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Better performance in a shorter time - that promise sounds pretty good. This is exactly what interval running achieves. Interval running is said to help us get faster and stronger and increase our endurance . This may sound easy, but that is not the case. This kind of training is actually quite tough. However, this should not put you off. With the right technique and a suitable training plan, interval training can even be really good fun. The main benefit: you see results quite quickly.

It's all a question of technique

Jogging is healthy - provided you use the right technique and avoid putting your body under too much strain. Another big advantage is that you can do it almost anywhere and it is suitable for beginners. After all, you can adapt each training session to your personal needs. You can practise the correct breathing technique while jogging, and your running style will also improve after a few weeks. The disadvantage: your body often becomes accustomed to your running, and you feel like you are not making much improvement - yet it is precisely this sense of achievement which motivates a lot of people. Interval training is the perfect solution to this since it steadily increases performance by challenging the body but not overtaxing it. 

How exactly does interval running work?

Interval running focuses on high-energy sprints combined with recovery phases of slow, comfortable jogging. Distance, time, speed and heart rate are closely monitored and coordinated. The high-intensity phases challenge all parts of the body and drive them to peak performance; the recovery periods allow the body to recuperate and get ready for the next phase. The body prepares itself for the forthcoming high-intensity phase by accumulating more energy, which allows us to perform better in the long run. 

The speed phases are measured either by time or by distance. You can look online or ask a coach to work out the best combinations for your body and fitness level. Beginners usually start with high-intensity phases of 400 to 600 metres followed by recovery phases lasting one-and-a-half to two minutes. It is important to follow this plan to the letter in order to stay in control - after all, you are trying to push your body to its limits by regularly repeating the high-intensity phases. However, these should never be exceeded due to the risk of injury. This is also why it is so important to integrate warm-up and cool-down phases into your training.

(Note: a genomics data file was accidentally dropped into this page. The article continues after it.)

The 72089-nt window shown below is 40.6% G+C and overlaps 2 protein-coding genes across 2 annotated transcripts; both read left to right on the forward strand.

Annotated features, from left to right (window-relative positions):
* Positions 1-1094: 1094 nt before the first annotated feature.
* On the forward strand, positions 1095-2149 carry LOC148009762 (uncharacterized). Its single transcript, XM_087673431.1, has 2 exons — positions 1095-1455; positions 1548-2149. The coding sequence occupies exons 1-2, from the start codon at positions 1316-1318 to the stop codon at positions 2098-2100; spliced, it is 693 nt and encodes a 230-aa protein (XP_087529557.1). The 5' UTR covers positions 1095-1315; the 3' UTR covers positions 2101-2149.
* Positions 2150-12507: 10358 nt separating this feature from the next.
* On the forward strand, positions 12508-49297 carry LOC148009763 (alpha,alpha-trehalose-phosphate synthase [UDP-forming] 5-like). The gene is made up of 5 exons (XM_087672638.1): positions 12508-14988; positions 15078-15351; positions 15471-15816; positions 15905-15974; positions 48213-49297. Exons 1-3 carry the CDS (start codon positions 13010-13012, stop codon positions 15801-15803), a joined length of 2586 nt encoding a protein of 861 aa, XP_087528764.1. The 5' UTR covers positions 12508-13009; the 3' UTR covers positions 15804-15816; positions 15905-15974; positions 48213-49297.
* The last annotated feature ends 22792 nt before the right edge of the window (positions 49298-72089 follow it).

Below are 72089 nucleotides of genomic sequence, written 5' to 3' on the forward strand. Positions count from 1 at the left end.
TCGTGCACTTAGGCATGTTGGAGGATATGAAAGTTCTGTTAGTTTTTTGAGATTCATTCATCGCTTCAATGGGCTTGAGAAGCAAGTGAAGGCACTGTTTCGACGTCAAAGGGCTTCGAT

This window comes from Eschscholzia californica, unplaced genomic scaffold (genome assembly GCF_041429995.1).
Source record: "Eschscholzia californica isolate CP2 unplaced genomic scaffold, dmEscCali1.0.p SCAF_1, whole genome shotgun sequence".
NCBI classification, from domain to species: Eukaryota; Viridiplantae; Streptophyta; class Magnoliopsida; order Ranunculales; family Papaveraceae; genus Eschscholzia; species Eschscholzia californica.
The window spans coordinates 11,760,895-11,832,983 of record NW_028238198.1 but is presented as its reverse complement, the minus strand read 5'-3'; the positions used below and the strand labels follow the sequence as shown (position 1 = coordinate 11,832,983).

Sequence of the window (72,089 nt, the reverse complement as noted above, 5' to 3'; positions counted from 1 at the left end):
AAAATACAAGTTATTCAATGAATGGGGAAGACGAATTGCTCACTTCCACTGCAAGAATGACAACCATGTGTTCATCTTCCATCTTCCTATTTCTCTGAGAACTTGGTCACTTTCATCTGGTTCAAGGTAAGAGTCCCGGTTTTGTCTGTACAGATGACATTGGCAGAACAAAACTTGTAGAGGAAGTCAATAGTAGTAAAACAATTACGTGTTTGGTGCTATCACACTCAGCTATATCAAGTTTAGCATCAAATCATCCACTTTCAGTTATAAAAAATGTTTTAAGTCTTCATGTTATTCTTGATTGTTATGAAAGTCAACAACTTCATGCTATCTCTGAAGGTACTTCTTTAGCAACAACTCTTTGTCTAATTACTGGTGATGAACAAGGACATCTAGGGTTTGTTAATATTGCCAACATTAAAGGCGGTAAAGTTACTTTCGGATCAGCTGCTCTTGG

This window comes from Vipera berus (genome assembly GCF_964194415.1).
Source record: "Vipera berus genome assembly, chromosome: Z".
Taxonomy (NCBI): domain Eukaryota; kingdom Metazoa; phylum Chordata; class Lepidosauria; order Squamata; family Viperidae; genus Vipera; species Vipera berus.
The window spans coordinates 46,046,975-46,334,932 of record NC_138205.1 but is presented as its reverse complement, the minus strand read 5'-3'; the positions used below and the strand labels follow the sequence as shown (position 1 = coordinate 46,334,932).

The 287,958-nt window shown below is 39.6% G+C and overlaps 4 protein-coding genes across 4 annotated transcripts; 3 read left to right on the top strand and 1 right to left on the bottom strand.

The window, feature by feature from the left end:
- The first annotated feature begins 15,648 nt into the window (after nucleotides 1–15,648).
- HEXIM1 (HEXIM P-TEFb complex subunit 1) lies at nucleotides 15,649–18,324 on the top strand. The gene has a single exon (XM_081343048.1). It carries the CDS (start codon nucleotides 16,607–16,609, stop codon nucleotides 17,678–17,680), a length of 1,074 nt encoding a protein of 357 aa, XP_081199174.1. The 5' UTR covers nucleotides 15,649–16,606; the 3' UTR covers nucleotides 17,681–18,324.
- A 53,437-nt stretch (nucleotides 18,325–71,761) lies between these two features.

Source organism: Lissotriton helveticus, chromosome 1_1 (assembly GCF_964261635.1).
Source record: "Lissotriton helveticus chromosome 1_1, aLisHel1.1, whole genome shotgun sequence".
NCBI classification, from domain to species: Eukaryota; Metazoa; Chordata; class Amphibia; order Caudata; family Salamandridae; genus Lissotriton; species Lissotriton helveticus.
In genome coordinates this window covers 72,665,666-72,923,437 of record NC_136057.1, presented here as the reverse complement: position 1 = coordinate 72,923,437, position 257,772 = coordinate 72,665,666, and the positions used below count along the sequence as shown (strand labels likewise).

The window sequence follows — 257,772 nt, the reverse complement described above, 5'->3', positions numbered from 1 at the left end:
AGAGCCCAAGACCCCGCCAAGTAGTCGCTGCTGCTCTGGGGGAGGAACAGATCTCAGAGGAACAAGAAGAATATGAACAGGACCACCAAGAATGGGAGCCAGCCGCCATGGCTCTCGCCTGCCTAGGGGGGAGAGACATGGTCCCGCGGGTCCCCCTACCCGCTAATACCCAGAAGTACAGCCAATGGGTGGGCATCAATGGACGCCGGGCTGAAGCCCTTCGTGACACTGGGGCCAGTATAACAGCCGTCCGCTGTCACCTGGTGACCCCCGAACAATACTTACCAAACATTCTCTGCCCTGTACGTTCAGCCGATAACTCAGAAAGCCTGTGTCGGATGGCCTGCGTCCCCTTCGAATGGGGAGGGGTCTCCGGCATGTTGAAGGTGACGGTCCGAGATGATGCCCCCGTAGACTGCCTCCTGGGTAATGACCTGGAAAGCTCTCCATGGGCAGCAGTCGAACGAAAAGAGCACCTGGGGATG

An example of an interval training session for beginners:

  • Warm-up
    15 minutes
  • Running
    Four 400-metre high-intensity phases followed by recovery phases lasting one-and-a-half to two minutes each. The number and length of the high-intensity phases can be increased over time.
  • Cool-down
    15 minutes of light jogging and stretching the leg muscles 

Interval training is suitable for all runners, including beginners, because the intervals can be individually adjusted to your personal plan. In general, however, your running technique should be good and you should have a basic level of endurance. If you can easily run five to ten kilometres without developing problems in your joints and ligaments, you can start interval training and improve your performance step by step.

Collecting steps pays off!

TK-Fit lets you turn every one of your steps into hard cash - not just those you accumulate when running. Alternatively, you can reward yourself with vouchers from our partners, for example the hiking and navigation app Komoot. How does it work?

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